US watching anxiously as Egypt simmers after killing of dozens of supporters of deposed president Mohamed Morsi
US secretary of state John Kerry spoke to two senior members of Egypt’s army-installed interim cabinet, expressing his “deep concern”.
“This is a pivotal moment for Egypt,” he said in a statement. “The United States … calls on all of Egypt’s leaders across the political spectrum to act immediately to help their country take a step back from the brink.”
Thousands of Brotherhood supporters were hunkered down in a vigil at a Cairo mosque on Sunday, vowing to stand their ground despite the imminent threat of a move to disperse them.
Saturday’s bloodshed, following huge rival rallies, left an unknown number of people dead.
Egypt’s health ministry put the toll at 65. The Brotherhood said another 61 were on life support after what it described as a ferocious dawn assault by men in helmets and black police fatigues. The ambulance service said 72 people had died.
Bodies wrapped in white sheets were laid on the floor of a Brotherhood morgue, their names scrawled on the shrouds.
Washington, treading a fine line with an important Middle East ally and recipient of over $1bn in military aid, urged the Egyptian security forces to respect the right to peaceful protest.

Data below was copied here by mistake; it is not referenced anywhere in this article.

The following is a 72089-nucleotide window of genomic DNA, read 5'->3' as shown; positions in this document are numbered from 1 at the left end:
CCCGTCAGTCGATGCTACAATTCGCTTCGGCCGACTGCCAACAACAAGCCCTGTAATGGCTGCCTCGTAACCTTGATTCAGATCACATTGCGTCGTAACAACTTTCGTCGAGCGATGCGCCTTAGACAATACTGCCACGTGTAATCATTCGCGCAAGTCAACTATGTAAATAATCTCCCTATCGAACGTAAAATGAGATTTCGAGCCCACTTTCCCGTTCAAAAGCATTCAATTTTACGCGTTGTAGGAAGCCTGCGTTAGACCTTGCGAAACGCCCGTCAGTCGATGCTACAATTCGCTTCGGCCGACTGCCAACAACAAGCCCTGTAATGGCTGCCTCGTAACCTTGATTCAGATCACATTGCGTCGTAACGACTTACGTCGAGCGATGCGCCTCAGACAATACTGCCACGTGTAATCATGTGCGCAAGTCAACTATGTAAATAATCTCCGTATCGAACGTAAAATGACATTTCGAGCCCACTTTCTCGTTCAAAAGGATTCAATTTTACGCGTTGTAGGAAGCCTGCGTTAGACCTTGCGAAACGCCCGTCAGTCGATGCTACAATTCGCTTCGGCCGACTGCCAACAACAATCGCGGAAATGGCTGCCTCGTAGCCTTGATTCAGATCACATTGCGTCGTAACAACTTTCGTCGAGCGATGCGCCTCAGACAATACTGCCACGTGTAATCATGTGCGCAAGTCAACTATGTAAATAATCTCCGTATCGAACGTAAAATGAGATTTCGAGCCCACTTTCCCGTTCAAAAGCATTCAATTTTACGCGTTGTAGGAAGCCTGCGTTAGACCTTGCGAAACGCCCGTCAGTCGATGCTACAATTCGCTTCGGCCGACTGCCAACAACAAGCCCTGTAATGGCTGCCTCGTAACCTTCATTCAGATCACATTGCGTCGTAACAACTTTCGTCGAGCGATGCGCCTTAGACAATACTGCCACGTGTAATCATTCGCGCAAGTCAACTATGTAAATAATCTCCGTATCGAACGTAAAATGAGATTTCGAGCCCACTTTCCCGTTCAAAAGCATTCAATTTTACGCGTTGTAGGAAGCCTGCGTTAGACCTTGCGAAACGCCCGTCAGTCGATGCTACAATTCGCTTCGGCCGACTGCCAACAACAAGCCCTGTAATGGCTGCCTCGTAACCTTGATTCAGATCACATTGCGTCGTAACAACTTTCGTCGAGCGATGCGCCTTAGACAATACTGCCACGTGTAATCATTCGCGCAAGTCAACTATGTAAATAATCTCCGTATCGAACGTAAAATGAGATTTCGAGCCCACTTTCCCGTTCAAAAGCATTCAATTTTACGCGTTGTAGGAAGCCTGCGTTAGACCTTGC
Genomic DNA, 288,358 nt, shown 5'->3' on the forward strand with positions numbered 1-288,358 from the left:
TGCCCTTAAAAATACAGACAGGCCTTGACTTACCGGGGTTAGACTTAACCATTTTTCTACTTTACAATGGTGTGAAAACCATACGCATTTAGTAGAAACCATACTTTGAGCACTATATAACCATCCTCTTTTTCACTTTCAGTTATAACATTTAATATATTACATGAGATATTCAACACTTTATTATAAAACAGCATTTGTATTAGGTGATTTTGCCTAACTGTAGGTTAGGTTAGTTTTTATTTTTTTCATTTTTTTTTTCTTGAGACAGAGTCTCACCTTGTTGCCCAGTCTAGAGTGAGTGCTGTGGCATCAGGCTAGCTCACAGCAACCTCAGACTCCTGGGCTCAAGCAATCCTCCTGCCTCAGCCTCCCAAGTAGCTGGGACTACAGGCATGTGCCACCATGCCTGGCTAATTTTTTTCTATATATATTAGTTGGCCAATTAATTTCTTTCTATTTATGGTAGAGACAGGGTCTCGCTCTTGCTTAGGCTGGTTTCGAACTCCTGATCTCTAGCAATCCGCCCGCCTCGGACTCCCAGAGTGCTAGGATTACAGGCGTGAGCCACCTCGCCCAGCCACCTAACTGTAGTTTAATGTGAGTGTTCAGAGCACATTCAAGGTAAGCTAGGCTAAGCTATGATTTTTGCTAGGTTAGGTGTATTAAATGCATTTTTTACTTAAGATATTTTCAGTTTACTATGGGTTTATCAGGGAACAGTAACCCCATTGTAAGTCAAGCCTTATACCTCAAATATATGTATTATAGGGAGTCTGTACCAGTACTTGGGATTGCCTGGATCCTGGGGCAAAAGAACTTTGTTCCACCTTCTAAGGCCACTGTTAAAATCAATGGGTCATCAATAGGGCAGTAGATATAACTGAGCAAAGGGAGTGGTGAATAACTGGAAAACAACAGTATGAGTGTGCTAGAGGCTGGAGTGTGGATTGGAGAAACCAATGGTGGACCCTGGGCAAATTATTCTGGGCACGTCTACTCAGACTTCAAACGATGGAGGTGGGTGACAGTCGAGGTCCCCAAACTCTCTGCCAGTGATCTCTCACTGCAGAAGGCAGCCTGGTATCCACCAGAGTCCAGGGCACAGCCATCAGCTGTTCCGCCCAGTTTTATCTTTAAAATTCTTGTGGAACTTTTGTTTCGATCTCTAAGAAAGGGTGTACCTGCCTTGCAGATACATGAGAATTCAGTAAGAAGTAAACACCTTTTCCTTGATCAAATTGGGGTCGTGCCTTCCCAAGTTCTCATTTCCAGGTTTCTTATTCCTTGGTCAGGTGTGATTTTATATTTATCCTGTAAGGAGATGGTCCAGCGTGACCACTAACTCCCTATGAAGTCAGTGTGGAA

US defence secretary Chuck Hagel spoke by telephone with Egyptian army chief General Abdel Fattah al-Sisi, who led the 3 July military overthrow of Morsi.
Denying police culpability for Saturday’s deaths, interior minister Mohamed Ibrahim said the vigil outside the Rabaa al-Adawia mosque in northern Cairo would “God willing, soon be dealt with”.
A public prosecutor is reviewing complaints from local residents unhappy with the huge encampment on their doorstep.
Ibrahim said angry residents had clashed with Brotherhood protesters in the early hours of Saturday, and police intervened with teargas.
Brotherhood activists said they would not be cowed and warned of worse bloodshed if the security forces did not back down. Thousands were packed into the area as night fell.
“We will stay here until we die, one by one,” said Ahmed Ali, 24, as he helped treat casualties at a makeshift field hospital on Saturday.
Brotherhood spokesman Gehad El-Haddad said they would remain until their demands were met and Egypt’s first freely elected president reinstated. He accused Sisi of issuing a “clear, pre-determined order to kill”.
The European Union condemned Saturday’s bloodshed, the second mass killing since Morsi’s overthrow. On 8 July, more than 50 Brotherhood supporters died when security forces opened fire on them outside a Cairo barracks.